The second presidential debate was nothing short of a fusillade of acrimony, spitefulness and low blows which saw a crossfire (and repeated shelling) of personal attacks take center stage over political substance. With Hilary Clinton’s recently leaked Wall Street speeches and Donald Trump’s recorded boasting on how easy it is to have his way with any beautiful woman he sets his sights on, it’s hard to genuinely like either candidate. While Trump is obviously by far the worst choice for his repeated disrespect of women, lies and racism, there’s something telling about how both candidates have some of the poorest approval ratings in American history. But their clashes, conflicts and contradictions (the Trump and Clinton family used to be close friends) do bring out several conclusions that are grimly incompatible with the ‘positive teamwork’, ‘be a good person’ or ‘various moral rectitude’ that our schools, parents and social norms repeatedly drill into us.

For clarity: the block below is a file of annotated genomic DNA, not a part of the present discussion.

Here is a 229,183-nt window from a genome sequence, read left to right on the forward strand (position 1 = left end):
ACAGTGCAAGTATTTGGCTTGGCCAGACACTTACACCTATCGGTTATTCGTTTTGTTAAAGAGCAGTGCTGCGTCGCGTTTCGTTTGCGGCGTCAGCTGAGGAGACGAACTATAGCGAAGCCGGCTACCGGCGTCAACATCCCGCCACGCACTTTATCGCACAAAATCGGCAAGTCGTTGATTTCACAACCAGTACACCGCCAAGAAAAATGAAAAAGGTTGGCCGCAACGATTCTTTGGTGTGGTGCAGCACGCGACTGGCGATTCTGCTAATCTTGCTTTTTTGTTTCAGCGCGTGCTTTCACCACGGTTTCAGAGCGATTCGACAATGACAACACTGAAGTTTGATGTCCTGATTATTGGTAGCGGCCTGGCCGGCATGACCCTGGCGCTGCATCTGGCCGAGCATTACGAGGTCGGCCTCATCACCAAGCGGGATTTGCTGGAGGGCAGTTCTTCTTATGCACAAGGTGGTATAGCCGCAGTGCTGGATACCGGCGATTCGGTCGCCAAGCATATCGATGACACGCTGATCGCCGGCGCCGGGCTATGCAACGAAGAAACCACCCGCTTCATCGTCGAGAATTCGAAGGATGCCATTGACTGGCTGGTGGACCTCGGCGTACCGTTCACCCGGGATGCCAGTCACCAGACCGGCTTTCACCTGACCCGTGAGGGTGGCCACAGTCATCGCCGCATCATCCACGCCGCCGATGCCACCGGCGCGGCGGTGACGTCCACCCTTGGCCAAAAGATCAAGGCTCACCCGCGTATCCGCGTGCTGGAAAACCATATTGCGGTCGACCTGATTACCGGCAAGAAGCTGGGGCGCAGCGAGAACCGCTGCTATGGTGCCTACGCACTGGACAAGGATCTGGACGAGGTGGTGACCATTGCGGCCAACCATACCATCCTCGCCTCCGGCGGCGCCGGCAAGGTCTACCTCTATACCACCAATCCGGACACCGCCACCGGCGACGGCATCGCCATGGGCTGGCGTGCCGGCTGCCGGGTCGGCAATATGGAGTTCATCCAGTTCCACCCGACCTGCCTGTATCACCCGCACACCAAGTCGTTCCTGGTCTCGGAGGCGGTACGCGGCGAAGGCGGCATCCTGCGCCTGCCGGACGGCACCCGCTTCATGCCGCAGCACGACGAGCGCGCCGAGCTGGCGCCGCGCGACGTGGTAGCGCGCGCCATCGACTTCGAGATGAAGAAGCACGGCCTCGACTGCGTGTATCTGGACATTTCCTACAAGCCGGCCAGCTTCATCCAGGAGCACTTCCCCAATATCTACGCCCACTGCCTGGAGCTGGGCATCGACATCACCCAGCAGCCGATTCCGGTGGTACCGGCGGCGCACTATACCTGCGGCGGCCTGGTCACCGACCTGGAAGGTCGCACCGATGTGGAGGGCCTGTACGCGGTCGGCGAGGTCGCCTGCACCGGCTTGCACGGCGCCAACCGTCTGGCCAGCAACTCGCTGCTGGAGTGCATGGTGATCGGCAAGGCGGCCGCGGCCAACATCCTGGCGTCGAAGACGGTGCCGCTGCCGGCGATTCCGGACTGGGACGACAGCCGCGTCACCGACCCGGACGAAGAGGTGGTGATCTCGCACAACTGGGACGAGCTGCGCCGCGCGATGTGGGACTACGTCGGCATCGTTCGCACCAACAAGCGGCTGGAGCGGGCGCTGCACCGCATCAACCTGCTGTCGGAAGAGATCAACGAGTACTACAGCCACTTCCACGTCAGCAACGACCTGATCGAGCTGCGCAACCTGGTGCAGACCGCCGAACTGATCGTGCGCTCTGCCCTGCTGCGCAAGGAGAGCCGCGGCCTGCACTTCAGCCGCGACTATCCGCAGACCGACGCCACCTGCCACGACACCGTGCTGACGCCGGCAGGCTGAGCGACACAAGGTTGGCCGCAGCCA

[Genuine politics is bitter, ugly and unhappy] A huge, jutting and ugly contrast from the promoted ‘good’ leadership behaviour that schools and workshops try to instill, let it be said that it is impossible to win if you are consistently on your best behaviour. Even when setting Trump and Clinton aside, many other previous presidential elections in America and beyond, have always ran attack ads and vicious news articles with the full intent of capitalising on an opponent’s flaw of character. It isn’t enough to show you are better; you need to completely waste your opponent even if it means exaggerating, using half-truths or acting on purported rumours. And these tactics of bringing your opponent to his knees, or going as far as to completely terminate him with no opportunity for comeback, is aptly referred to as Machiavellianism – named after Niccolò Machiavelli who wrote in The Prince that ‘the employment of cunning and duplicity’ is required for general conduct. In the realm of anything political, philosophizing is a waste of time – only the swift and certain destruction of those opposed to you matter. History will remember the victors because they get to rewrite it. And psychology tells us that these very people will see themselves as doing the right thing, or believe they are the necessary saviours the world needs. Good behaviour only works if everyone believes and acts on it. The reality? One bad apple is enough to spoil the entire continent’s worth of apples.